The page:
Methodists, prosecutors scold Sessions over border policy
WASHINGTON (AP) — More than 600 members of Attorney General Jeff Sessions’ church have denounced him over the Trump administration’s “zero tolerance” immigration policy that has led to children being separated from their parents at the border.
Members of the United Methodist Church from across the country signed a letter Monday accusing Sessions of child abuse, immorality and racial discrimination. They also chided Sessions for using biblical scripture to defend the policy, saying it runs counter to the church’s doctrine.
Sessions also was blasted in a separate letter signed by 75 former U.S. attorneys from both parties, who want Sessions to end the family separation policy at the border. Their letter, published Monday on Medium, said the policy results in families and children being greeted “with unexpected cruelty at the doorstep of the United States.”
“Traumatizing children by separating them from their parents as a deterrent for adult conduct is, in our view, sufficient reason to halt your policy,” they wrote, adding that the legal work required to prosecute misdemeanor illegal entry cases takes away from more significant offenses like terror-related plots, corruption and human and drug trafficking.
“As former U.S. attorneys, we know that none of these consequences — nor the policy itself — is required by law. Rather, its implementation and its execution are taking place solely at your direction, and the unfolding tragedy falls squarely on your shoulders.”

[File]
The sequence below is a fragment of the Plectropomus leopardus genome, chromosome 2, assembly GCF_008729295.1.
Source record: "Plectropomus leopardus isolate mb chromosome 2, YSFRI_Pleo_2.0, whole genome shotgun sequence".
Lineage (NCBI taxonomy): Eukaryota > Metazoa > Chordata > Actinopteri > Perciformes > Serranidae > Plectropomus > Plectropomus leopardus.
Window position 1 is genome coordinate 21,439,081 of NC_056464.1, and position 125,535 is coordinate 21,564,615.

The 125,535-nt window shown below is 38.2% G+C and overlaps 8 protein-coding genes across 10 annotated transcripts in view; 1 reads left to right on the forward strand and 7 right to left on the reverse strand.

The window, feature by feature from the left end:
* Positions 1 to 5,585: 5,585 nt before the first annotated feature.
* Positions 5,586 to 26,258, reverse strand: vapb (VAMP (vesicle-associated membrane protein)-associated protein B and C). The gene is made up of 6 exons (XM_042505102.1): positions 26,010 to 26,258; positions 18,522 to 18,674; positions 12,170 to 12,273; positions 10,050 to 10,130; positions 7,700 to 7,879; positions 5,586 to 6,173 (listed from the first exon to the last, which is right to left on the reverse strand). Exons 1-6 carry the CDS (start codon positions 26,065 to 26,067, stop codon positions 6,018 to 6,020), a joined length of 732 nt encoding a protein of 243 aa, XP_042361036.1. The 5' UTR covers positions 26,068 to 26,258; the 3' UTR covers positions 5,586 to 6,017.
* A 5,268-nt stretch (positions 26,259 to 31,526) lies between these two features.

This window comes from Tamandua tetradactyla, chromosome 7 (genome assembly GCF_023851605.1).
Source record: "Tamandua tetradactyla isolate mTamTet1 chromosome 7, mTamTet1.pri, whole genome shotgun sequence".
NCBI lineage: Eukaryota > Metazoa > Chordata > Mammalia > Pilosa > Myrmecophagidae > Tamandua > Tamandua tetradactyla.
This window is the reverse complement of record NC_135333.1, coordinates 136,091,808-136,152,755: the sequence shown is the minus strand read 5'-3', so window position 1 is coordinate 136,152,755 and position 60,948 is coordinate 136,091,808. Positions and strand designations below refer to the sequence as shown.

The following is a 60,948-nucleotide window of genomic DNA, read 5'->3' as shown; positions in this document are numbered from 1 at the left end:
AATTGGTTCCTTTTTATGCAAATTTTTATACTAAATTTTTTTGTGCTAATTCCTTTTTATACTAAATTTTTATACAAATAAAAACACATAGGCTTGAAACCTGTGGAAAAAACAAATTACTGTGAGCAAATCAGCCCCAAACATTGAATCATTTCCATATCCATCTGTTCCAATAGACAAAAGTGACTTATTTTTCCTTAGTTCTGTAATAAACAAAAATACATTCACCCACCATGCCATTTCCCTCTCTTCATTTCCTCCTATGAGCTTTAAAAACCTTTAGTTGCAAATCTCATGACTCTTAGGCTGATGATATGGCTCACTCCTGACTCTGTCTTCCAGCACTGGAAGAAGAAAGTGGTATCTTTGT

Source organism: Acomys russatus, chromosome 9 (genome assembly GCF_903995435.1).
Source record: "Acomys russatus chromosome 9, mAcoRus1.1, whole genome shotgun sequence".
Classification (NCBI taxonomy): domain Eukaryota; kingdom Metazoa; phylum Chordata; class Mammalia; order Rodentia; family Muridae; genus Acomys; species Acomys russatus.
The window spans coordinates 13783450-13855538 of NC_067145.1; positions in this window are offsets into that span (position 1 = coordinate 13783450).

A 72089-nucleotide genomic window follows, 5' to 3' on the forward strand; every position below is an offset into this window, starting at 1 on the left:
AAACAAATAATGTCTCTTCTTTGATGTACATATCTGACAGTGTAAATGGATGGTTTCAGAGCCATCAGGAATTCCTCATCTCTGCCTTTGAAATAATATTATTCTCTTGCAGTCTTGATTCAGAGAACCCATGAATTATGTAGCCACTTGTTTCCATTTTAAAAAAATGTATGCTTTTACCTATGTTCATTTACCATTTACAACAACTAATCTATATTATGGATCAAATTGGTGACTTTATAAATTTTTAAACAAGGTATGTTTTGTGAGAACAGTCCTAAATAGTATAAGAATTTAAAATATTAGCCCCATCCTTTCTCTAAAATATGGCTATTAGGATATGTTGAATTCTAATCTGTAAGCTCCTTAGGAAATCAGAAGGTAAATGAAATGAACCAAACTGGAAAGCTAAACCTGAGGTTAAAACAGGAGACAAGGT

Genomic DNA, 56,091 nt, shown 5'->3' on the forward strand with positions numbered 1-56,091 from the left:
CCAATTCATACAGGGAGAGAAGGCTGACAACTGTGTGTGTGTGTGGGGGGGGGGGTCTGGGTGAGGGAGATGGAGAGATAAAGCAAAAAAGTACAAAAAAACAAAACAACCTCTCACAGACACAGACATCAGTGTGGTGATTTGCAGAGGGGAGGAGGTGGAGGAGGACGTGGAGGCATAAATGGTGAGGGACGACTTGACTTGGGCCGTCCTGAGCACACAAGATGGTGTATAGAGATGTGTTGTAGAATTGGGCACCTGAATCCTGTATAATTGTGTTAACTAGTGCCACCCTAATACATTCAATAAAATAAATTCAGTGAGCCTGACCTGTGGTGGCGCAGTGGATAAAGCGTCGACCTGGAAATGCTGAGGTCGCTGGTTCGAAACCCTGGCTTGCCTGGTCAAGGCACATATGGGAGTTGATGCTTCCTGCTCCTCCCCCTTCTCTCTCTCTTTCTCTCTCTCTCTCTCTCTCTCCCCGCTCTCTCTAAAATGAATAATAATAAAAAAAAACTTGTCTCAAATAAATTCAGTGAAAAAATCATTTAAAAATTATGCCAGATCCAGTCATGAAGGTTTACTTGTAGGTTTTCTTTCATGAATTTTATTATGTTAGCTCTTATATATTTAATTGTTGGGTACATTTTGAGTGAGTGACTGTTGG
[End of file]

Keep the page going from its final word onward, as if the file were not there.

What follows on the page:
The hundreds of United Methodist Church pastors and parishioners said holding thousands of young children in mass incarceration facilities and directing staff members to take children from their parents violates the Methodists’ Book of Discipline.
Addressing “church friends” in a speech last week, Sessions said: “I would cite you to the Apostle Paul and his clear and wise command in Romans 13, to obey the laws of the government because God has ordained the government for his purposes. Orderly and lawful processes are good in themselves. Consistent, fair application of the law is in itself a good and moral thing, and that protects the weak and protects the lawful.”
The Rev. David Wright, who spearheaded the complaint against Sessions, told USA Today that he hoped Methodist pastors could get Sessions to see the harm he is doing to immigrant children and persuade him to change his mind.
“My ideal outcome is that his pastors in church leadership who know him will speak with him,” he said, “and that in those conversations he will be challenged to think through the level of harm he is causing and have a change of heart — which is about as Methodist as you can get.”
The United Methodist bishop whose area includes Sessions’ home church in Mobile, Alabama, issued a statement Monday condemning the practice of pulling apart families, but without mentioning Sessions.
“I implore congress and the current administration to do all in their power to reunite these families,” said Bishop David Graves of the Alabama-West Florida Conference. “Changes to these laws need to be addressed starting today.”
Associated Press writer Jay Reeves in Birmingham, Alabama, contributed to this report.